I just received a copy of my new article in Irish Biblical Studies called ‘ “But you were acquitted…”: 1 Corinthians 6.11 and Justification and Judgment in its Socio-Literary and Theological Context’ (27.3; December 2008).
In this article I argue that the language of ‘justification’ (dikaioo) is not ‘traditional’, but intricately related to the antecedent discussion of lawsuits and justice. Thus, Paul is not just saying ‘you were justified’ as if this came from a common baptismal liturgy (as some argue), but means something closer to ‘you were acquitted’ which ties their own salvation to concepts of justice, power, judgment, wisdom, authority, and value in the letter as a whole. Also, I argue that Paul is not against lawsuits per se, but about what going to courts in the secular society in Corinth involved and meant. In a sense, the Corinthians were putting their trust and the condition of their honor status in the hands of secular rulers and magnates, but these same powers misjudged both Paul and Christ and proved to be faulty authorities. Their allegiances with the world through such court appeals could run the risk of severing their own acquittal by Christ whose court and power is nonsense to the world.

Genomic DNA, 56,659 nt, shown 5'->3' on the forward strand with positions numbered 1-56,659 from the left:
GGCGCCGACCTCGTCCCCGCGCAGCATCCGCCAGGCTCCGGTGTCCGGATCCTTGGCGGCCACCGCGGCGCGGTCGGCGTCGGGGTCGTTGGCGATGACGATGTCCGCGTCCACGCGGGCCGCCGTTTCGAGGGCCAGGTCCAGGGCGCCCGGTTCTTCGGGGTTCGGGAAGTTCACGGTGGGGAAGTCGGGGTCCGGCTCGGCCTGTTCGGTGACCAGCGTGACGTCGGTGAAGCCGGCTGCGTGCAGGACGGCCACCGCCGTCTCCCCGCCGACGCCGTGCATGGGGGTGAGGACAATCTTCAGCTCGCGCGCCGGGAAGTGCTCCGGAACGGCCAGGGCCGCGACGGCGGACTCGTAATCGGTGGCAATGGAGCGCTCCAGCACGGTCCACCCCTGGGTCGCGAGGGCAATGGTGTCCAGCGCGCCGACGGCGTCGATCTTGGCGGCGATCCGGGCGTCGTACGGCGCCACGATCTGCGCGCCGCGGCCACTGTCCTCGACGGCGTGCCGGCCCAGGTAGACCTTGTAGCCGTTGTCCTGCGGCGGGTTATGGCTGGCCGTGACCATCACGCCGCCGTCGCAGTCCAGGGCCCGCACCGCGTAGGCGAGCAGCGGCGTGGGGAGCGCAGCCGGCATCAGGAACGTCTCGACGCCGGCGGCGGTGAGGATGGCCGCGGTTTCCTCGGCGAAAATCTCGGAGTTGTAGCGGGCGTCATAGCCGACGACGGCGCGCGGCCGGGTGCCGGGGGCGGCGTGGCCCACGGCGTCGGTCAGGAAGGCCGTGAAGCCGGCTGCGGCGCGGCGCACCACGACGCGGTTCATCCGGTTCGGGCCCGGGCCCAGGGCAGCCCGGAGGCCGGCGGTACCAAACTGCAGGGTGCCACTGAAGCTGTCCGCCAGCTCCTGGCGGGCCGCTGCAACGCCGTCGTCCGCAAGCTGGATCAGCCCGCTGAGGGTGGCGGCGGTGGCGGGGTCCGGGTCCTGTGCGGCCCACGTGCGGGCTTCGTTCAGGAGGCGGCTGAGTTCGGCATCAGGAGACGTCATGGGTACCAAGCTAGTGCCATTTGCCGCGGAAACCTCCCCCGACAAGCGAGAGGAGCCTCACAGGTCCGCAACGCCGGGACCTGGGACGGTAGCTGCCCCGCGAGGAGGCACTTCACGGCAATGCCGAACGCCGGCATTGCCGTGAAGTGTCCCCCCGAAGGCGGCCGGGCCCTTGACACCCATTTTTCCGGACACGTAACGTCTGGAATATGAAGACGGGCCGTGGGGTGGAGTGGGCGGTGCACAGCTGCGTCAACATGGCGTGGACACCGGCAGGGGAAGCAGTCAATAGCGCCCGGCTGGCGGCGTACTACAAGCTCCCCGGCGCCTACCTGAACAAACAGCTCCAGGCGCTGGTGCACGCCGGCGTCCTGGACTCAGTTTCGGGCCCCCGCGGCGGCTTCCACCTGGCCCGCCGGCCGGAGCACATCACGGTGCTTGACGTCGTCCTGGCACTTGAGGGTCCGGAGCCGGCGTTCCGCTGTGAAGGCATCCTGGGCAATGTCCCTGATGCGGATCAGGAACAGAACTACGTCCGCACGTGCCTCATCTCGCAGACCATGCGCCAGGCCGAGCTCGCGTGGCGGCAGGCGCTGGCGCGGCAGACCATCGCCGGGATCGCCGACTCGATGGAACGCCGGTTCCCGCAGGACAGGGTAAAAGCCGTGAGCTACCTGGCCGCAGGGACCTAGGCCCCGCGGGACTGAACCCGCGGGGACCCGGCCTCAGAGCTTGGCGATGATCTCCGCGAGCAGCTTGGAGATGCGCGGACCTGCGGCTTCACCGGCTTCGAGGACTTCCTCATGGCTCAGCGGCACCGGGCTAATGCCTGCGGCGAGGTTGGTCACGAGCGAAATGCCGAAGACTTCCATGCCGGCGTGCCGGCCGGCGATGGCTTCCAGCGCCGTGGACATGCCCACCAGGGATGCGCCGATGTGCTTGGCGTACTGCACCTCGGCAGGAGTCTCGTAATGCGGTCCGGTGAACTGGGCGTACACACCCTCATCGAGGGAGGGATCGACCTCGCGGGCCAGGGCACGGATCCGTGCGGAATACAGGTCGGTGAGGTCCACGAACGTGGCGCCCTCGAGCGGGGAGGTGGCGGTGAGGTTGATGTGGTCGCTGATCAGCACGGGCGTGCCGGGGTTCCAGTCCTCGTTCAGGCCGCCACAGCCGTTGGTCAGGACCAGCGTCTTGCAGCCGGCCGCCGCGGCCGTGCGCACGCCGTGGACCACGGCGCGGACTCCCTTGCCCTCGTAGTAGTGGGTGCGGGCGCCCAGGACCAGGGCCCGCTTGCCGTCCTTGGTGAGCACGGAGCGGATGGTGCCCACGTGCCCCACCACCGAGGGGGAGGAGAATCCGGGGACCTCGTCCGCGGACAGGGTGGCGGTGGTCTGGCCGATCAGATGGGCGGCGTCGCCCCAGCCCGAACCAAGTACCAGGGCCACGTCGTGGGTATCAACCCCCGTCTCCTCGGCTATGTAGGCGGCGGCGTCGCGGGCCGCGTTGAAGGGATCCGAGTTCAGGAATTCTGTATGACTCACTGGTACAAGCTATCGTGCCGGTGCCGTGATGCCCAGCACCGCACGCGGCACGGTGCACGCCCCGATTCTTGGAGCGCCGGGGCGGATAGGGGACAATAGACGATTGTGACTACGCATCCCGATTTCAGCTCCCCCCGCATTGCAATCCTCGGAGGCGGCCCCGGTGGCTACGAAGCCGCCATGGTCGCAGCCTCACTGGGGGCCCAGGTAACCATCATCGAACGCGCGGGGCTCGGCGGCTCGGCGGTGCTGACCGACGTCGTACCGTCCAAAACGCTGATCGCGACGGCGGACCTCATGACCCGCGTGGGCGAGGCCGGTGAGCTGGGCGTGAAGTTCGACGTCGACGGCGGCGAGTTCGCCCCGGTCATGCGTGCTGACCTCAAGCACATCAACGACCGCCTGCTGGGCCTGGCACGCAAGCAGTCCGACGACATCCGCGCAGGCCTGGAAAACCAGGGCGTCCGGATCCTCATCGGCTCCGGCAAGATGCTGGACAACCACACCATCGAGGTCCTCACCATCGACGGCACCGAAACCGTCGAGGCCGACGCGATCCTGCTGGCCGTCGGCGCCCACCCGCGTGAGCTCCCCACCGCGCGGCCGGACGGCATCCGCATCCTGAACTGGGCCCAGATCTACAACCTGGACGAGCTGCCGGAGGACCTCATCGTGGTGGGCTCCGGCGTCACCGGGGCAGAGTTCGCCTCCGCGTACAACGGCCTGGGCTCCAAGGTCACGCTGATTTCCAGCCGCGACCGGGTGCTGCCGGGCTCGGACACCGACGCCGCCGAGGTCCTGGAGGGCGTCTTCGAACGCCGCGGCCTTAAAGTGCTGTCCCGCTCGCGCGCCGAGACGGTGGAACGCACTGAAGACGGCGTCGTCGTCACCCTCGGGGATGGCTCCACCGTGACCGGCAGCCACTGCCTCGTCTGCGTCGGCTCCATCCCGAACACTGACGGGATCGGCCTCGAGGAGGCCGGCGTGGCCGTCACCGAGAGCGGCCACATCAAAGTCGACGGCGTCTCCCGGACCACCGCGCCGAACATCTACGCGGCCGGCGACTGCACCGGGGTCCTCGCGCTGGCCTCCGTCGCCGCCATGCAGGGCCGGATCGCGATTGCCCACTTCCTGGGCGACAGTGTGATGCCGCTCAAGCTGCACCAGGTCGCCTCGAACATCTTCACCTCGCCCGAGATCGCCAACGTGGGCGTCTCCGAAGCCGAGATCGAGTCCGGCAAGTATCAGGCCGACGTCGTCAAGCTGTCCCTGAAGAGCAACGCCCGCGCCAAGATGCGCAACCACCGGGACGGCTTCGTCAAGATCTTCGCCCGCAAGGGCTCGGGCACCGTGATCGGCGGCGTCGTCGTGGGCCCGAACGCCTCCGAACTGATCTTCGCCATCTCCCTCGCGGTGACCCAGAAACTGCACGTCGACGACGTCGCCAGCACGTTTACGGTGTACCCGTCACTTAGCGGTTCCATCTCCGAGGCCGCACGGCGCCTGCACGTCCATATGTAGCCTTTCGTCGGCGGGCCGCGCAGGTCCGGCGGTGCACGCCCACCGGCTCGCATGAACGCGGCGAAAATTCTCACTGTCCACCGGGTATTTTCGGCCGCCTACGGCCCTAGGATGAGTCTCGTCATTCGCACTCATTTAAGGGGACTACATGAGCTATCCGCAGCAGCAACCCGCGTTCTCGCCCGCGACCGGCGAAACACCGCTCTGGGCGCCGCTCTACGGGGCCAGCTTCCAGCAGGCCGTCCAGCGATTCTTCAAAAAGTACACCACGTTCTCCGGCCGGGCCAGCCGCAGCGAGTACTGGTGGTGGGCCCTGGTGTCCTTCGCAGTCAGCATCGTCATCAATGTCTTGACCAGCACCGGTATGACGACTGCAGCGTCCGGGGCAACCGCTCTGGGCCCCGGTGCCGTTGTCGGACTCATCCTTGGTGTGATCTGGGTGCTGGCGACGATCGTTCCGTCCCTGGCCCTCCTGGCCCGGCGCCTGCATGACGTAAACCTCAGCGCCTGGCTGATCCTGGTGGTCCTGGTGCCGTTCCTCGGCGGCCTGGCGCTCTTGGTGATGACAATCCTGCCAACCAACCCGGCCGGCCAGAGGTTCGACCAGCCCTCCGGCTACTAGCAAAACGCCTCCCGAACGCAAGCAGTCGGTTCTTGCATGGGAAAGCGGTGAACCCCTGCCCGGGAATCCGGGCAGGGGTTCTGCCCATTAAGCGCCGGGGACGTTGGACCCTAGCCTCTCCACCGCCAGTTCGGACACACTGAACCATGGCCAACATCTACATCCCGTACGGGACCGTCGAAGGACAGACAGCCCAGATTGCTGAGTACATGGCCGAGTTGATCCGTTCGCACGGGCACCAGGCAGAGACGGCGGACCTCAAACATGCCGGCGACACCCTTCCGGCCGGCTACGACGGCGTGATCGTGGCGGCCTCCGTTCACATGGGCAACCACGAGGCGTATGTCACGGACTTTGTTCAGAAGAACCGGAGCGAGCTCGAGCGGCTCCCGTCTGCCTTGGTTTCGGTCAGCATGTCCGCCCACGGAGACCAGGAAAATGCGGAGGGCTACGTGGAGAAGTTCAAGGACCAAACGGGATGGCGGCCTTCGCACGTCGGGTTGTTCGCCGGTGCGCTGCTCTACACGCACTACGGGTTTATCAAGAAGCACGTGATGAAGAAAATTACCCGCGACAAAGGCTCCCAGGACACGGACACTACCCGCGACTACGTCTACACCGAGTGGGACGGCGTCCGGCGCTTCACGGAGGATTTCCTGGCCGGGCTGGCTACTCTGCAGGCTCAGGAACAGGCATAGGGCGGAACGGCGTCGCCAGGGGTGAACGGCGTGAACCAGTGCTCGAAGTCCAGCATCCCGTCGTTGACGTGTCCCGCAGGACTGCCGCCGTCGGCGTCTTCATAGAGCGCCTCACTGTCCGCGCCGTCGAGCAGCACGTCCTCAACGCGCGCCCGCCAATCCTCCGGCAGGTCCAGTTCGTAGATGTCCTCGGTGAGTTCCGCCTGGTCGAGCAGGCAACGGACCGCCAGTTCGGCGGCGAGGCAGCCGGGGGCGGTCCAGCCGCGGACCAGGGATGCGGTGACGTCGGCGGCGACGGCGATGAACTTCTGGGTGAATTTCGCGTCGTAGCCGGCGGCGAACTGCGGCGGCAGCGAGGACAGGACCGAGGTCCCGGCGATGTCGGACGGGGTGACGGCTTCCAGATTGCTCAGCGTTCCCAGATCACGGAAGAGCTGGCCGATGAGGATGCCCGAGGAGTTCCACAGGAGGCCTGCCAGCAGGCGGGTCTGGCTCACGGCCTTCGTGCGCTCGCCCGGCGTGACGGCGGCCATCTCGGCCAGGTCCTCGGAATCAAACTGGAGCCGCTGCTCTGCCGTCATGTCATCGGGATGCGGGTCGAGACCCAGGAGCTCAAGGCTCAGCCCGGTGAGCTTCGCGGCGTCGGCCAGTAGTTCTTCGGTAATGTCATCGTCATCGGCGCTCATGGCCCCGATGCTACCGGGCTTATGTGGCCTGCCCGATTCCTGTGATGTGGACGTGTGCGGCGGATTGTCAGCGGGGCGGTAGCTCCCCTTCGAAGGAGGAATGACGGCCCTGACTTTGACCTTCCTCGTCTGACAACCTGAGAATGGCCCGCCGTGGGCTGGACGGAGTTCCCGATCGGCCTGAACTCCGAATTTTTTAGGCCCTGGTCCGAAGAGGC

I make a comparison between this issue of law-justice in Corinth, and circumcision in Galatia. Paul was not against circumcision in and of itself, but what it meant eschatologically and socially for the Galatians. It involved going back in time and it meant making bonds and social ties that are not necessary and even destructive in the overlapping of the ages. So also lawsuits mean an eschatological reversal and social confusion as believers run the risk of over-ruling Christ’s proclamation of acquittal in favor of a status recognized by the secular powers.
The apocalyptic dimensions of this issue are most intriguing to me and my penultimate thesis chapter will deal more with these ideas. I know IBS is not widely circulated, so you will have to wait until I publish a compilation of my articles on Paul and the New Testament… 🙂